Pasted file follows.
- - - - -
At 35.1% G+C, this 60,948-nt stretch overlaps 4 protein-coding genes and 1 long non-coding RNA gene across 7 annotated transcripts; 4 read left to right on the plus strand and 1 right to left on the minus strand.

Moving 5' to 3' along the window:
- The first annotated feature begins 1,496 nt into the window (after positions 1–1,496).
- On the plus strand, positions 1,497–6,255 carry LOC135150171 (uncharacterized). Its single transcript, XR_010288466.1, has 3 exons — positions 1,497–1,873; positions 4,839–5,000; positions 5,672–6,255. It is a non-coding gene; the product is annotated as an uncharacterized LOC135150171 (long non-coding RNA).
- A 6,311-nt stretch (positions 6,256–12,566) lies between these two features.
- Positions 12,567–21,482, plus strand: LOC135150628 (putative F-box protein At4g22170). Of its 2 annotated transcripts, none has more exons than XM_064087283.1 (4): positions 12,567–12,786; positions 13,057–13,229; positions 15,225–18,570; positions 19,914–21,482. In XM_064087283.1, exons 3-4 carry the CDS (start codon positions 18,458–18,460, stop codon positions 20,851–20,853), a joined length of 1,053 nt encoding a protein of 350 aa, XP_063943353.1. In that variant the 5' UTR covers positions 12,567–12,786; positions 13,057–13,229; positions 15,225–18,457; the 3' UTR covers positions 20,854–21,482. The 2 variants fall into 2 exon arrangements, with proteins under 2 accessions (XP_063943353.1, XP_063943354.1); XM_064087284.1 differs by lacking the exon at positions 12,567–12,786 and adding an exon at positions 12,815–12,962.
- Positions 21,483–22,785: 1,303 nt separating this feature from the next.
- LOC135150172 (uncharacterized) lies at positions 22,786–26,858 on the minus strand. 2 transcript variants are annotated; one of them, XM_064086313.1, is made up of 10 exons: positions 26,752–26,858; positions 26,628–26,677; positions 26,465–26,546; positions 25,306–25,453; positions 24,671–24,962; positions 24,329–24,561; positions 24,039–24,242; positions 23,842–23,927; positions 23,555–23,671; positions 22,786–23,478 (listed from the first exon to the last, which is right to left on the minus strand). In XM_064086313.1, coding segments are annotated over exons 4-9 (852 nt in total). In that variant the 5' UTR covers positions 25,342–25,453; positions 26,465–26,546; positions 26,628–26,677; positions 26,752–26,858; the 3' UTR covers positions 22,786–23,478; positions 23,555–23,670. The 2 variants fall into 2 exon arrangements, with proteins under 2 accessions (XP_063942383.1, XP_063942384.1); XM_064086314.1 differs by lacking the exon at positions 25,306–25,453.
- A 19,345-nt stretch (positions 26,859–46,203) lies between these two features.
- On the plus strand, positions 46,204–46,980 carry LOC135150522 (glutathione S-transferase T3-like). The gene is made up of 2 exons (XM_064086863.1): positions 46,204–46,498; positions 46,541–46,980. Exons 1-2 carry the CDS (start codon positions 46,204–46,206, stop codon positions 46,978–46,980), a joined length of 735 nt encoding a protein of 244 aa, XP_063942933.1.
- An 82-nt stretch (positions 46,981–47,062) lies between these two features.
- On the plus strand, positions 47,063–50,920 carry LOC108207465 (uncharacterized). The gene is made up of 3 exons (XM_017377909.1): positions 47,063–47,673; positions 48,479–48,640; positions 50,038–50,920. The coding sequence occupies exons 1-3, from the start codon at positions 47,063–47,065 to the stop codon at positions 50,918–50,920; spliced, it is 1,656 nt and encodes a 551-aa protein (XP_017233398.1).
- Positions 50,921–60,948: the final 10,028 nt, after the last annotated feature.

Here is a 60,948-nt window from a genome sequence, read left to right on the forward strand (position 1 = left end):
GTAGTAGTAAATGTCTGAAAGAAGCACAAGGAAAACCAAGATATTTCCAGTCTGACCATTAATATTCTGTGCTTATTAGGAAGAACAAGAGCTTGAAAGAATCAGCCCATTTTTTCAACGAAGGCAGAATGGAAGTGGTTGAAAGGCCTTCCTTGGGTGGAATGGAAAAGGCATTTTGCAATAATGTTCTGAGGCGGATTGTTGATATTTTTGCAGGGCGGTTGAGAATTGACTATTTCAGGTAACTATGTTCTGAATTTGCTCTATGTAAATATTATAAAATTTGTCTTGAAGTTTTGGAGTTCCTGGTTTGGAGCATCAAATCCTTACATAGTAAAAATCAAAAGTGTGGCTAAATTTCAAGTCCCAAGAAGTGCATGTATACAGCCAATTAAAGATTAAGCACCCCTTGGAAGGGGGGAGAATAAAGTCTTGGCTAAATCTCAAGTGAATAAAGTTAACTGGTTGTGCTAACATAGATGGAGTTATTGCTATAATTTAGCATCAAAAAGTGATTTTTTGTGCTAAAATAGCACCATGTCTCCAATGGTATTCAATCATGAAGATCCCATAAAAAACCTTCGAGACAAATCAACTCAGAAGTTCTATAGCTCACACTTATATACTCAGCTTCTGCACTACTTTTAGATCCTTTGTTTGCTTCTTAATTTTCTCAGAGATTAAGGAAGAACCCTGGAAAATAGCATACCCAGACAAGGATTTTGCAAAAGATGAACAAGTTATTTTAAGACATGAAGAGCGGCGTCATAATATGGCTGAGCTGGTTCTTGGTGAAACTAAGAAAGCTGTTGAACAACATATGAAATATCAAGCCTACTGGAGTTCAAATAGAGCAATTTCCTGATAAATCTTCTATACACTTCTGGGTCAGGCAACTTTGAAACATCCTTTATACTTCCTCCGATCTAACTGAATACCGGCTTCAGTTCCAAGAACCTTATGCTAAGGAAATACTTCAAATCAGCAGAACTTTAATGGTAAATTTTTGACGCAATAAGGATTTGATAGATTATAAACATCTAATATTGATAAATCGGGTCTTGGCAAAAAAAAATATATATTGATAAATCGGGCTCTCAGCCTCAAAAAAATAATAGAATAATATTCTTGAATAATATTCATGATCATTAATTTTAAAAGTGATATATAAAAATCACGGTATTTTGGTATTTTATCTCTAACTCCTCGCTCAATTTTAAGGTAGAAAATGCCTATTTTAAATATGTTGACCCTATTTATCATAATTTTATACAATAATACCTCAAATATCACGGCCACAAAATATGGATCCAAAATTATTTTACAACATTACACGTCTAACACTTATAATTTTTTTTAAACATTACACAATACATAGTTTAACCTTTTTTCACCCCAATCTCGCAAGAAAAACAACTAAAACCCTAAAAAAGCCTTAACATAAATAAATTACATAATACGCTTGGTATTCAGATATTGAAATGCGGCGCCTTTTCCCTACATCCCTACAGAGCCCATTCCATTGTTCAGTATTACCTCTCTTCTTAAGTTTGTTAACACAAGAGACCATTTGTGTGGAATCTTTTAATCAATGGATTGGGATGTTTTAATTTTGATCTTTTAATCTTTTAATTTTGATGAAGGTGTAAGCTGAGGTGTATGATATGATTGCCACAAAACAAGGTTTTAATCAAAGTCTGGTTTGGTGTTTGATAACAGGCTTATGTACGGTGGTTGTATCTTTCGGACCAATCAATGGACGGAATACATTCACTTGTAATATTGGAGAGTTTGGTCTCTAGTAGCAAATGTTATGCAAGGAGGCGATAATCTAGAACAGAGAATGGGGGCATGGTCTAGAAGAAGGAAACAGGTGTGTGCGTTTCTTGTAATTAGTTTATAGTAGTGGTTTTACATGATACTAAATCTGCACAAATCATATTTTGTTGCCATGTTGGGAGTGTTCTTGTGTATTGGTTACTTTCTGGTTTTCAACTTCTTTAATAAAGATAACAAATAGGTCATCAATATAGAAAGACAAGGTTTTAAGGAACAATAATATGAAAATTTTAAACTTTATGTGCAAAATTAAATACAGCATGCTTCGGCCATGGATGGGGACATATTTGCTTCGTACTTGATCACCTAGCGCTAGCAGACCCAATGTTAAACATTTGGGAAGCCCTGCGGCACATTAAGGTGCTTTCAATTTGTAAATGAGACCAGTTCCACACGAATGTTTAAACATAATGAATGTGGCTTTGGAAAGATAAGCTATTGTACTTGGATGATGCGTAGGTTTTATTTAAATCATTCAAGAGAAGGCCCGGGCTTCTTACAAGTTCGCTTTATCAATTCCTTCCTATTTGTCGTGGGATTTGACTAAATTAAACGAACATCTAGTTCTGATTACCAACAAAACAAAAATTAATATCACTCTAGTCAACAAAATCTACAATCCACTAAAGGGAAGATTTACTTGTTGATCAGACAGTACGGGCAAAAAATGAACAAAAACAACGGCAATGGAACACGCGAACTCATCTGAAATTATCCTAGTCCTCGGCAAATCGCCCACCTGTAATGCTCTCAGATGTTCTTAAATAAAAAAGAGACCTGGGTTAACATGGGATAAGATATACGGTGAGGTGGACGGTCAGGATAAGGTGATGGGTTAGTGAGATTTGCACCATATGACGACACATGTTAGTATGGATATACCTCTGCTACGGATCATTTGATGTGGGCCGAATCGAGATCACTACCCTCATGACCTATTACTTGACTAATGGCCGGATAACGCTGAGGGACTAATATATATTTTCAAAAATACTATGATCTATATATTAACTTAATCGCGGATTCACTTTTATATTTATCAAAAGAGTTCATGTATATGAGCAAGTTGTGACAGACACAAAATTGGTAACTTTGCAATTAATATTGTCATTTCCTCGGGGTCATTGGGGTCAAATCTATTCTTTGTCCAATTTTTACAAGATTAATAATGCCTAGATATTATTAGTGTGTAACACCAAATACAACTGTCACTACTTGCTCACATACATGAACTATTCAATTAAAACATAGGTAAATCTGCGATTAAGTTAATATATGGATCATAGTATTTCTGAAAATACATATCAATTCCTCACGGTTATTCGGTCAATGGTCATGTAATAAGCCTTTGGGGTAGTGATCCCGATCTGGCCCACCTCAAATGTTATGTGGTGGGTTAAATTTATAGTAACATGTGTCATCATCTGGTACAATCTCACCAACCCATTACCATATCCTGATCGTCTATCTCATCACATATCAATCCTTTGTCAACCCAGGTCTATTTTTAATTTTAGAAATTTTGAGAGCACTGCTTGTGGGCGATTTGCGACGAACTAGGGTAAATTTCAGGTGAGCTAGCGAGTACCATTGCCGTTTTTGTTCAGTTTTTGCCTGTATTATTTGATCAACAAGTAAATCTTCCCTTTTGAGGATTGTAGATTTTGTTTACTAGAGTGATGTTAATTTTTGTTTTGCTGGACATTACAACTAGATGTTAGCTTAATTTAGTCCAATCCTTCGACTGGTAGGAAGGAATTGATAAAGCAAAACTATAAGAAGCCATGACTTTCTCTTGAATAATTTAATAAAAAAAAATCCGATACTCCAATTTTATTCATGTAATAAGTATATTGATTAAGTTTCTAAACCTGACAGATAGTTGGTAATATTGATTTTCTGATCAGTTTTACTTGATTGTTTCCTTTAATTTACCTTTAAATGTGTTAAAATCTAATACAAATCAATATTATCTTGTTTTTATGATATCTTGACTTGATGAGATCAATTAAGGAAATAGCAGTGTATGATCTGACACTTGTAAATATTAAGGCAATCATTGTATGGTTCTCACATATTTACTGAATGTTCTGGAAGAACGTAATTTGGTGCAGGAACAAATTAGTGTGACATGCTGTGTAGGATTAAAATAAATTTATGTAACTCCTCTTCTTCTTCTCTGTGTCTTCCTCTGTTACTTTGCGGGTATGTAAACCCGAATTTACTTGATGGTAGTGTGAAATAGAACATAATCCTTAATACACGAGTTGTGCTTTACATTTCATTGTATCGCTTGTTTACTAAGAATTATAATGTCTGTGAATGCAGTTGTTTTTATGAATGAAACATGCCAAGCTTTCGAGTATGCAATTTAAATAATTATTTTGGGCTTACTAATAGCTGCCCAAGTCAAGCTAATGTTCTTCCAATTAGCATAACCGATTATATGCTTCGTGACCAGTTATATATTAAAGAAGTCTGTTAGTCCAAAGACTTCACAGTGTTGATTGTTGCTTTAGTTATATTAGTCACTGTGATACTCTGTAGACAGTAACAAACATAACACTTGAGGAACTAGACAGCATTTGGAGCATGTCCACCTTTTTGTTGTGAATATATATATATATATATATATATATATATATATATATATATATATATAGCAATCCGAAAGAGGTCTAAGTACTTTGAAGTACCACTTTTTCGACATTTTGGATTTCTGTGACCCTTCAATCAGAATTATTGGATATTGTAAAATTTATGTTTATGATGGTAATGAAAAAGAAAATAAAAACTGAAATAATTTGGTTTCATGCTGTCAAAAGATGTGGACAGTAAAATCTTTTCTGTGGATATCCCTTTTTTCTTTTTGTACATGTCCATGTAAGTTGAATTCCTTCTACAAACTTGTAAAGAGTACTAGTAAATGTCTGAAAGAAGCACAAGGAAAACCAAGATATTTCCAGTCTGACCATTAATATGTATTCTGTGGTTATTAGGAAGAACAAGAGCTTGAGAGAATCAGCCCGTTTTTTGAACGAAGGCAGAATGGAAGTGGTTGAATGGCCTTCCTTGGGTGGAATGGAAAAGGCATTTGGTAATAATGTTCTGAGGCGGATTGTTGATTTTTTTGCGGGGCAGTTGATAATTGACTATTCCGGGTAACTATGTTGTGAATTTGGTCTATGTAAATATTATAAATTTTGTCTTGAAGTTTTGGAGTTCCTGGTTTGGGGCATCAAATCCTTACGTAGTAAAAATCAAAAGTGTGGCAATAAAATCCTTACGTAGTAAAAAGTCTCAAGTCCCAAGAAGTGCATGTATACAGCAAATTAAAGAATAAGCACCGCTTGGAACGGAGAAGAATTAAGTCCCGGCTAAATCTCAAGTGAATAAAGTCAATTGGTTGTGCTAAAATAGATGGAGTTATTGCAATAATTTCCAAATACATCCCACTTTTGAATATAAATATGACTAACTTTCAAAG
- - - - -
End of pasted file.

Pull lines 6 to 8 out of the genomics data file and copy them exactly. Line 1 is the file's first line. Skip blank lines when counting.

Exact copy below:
- Positions 12,567–21,482, plus strand: LOC135150628 (putative F-box protein At4g22170). Of its 2 annotated transcripts, none has more exons than XM_064087283.1 (4): positions 12,567–12,786; positions 13,057–13,229; positions 15,225–18,570; positions 19,914–21,482. In XM_064087283.1, exons 3-4 carry the CDS (start codon positions 18,458–18,460, stop codon positions 20,851–20,853), a joined length of 1,053 nt encoding a protein of 350 aa, XP_063943353.1. In that variant the 5' UTR covers positions 12,567–12,786; positions 13,057–13,229; positions 15,225–18,457; the 3' UTR covers positions 20,854–21,482. The 2 variants fall into 2 exon arrangements, with proteins under 2 accessions (XP_063943353.1, XP_063943354.1); XM_064087284.1 differs by lacking the exon at positions 12,567–12,786 and adding an exon at positions 12,815–12,962.
- Positions 21,483–22,785: 1,303 nt separating this feature from the next.
- LOC135150172 (uncharacterized) lies at positions 22,786–26,858 on the minus strand. 2 transcript variants are annotated; one of them, XM_064086313.1, is made up of 10 exons: positions 26,752–26,858; positions 26,628–26,677; positions 26,465–26,546; positions 25,306–25,453; positions 24,671–24,962; positions 24,329–24,561; positions 24,039–24,242; positions 23,842–23,927; positions 23,555–23,671; positions 22,786–23,478 (listed from the first exon to the last, which is right to left on the minus strand). In XM_064086313.1, coding segments are annotated over exons 4-9 (852 nt in total). In that variant the 5' UTR covers positions 25,342–25,453; positions 26,465–26,546; positions 26,628–26,677; positions 26,752–26,858; the 3' UTR covers positions 22,786–23,478; positions 23,555–23,670. The 2 variants fall into 2 exon arrangements, with proteins under 2 accessions (XP_063942383.1, XP_063942384.1); XM_064086314.1 differs by lacking the exon at positions 25,306–25,453.